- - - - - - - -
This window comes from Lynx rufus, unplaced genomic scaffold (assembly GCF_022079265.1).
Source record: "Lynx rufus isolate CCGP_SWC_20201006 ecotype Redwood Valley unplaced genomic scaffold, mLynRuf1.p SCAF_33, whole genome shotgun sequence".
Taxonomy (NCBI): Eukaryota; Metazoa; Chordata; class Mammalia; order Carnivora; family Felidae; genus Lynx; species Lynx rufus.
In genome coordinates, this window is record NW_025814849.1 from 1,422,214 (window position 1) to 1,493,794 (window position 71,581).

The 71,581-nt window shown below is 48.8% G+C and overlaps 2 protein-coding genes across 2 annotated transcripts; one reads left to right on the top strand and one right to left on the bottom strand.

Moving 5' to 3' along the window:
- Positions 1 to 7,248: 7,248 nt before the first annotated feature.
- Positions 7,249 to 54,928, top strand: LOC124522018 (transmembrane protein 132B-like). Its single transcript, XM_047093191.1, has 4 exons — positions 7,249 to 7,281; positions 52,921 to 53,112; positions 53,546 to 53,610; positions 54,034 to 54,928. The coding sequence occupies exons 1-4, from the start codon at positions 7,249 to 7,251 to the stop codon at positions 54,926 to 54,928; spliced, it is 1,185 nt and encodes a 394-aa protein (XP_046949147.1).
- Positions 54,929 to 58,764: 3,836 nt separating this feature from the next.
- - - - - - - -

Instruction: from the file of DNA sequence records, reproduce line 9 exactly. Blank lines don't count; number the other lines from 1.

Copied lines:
- Positions 54,929 to 58,764: 3,836 nt separating this feature from the next.